From Kentucky Ave. to Marshall Road
hanks to a financial partnership between the City of Platte City and the Missouri Department of Transportation, a section of Hwy. 92 in Platte City that has resembled a mine field of potholes will soon get a milling and overlay.
As reported in The Landmark last week, the section of Hwy. 92 from Kentucky Avenue to Marshall Road has been plagued by numerous potholes, which city officials blame on the fact the section has a thinner micro-surface treatment on top of a concrete road base.
Under normal circumstances, the highway is a state-maintained road and city funds would not be used. But in order to get a more permanent solution rather than continued patching of potholes, city officials have offered to split the cost for the planned repair 50/50 with MoDOT. This method will move repairs up to this year–in fact the project is now planned for sometime this summer (anytime between June 10 and Aug. 10) rather than waiting until the state’s scheduled plan of the year 2026.
“The city will run the project on a state highway, which is very unusual,” DJ Gehrt, city administrator, told The Landmark on Tuesday.
The estimated cost is from $500,000 to $650,000, city officials indicate, with the city and state splitting it on a 50/50 cost share. The city will initially fund the total cost and then repayment from MoDOT for its share is expected by the end of the year.
“The city has received multiple complaints in the last few months regarding the pavement condition of the segment of Hwy. 92 between Kentucky Ave. and Marshall Road,” Gehrt said. He said more than 8,600 vehicles travel through this area each day.
“It provides access to the heavily populated business corridor of the city and receives the highest volume of daily traffic in Platte City,” Gehrt said.
This segment of Hwy 92 was resurfaced in 2017 as a part of the MoDOT resurfacing project from Platte City to Smithville. The majority of the highway received a full mill and overlay with that project, except the segment from Kentucky Ave. to Marshall Road which received a micro-surface treatment due to the underlying concrete base.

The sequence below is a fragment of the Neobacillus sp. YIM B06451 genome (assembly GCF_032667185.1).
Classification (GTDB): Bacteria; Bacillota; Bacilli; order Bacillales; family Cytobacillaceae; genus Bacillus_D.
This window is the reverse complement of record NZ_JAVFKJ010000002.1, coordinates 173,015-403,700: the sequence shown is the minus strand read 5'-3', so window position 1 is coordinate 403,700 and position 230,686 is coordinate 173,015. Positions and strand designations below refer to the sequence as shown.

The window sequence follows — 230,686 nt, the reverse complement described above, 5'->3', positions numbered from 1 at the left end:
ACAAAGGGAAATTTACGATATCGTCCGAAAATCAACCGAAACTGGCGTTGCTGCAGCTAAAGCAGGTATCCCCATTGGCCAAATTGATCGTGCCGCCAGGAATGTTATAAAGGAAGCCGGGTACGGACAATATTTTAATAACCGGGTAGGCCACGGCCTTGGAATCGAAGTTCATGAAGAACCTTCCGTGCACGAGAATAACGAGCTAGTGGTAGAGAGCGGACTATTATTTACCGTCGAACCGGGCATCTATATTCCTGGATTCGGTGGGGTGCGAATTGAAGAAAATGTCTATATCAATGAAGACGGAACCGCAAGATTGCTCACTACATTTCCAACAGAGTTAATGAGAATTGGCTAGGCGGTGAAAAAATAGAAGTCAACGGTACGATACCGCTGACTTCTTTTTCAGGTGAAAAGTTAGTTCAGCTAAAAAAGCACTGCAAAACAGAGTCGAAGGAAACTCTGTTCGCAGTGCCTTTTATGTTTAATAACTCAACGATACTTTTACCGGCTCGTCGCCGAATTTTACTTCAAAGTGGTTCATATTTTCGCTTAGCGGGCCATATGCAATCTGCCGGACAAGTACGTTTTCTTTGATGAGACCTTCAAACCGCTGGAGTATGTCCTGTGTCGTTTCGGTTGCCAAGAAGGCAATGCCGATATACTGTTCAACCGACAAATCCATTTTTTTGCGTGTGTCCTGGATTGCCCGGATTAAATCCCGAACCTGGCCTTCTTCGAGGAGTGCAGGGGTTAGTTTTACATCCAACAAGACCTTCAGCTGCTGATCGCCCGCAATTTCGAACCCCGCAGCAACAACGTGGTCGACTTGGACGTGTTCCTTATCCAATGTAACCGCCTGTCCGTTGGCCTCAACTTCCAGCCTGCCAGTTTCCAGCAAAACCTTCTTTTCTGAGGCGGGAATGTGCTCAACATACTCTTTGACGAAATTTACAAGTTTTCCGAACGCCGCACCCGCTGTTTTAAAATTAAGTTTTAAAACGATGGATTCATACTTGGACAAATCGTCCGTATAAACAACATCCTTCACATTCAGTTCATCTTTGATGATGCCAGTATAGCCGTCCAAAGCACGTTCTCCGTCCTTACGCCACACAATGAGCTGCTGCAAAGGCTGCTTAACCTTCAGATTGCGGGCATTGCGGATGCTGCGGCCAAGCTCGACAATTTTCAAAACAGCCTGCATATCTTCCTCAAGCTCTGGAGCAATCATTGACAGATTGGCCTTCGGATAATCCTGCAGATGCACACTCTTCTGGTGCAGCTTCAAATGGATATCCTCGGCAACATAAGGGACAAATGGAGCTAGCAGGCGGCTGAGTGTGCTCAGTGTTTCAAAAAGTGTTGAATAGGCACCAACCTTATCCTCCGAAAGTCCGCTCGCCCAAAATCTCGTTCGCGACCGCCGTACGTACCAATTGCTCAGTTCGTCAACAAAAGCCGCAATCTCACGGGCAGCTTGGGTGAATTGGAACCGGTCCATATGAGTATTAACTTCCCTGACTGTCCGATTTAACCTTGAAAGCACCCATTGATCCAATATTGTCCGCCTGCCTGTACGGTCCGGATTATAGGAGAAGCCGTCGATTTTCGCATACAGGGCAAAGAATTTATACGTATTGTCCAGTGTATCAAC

“Although micro-surface treatments are an excellent application for many roadways, it has not proved effective on this segment,” Gehrt said.
The area began showing signs of problems as early as 2018 and has continued to deteriorate each year.
Gehrt says while MoDOT has been diligent in repairing potholes, “this reactive approach is a losing battle now that the patching of this road segment is almost equal to the original surface area.”
“The patched areas now require work after nearly every rain or snow event,” he segment.
City officials discussed their concerns with MoDOT. The state’s pavement engineer indicated that the next planned resurfacing of this segment of the highway is not until 2026.
“It is not acceptable for the surface of a primary route through the center of a city to remain in the current poor condition for the next five years,” Gehrt remarked.
“While the city believes this problem is MoDOT’s responsibility, offering to share the repair cost is likely to yield a more expedient resolution to the current situation,” the city administrator added.
The project will include about 6,000 linear feet of roadway requiring about 4,700 tons of asphalt with a depth of 1.75 inches.
Waiting till summer to perform the work will allow contractors to get their work performed without the added school traffic of cars and buses, as much of the section of roadway is in front of the Platte County R-3 School District campus.
At a meeting Monday night, the city’s public works subcommittee approved advancing the highway project onto the full board of aldermen, whose approval is scheduled to happen later this month.
EXIT 18 PROJECT SET
MoDOT will soon begin initial work on the long-awaited realignment of Exit 18 at I-29 and Hwy. 92 in Platte City.
The project work will begin on Monday, April 12 and has an estimated completion date of Nov. 1.
The project was awarded to Clarkson Construction. MoDOT will share the traffic management schedule with the city. All traffic management schedules are to be submitted two weeks in advance of traffic/lane closures, city officials say.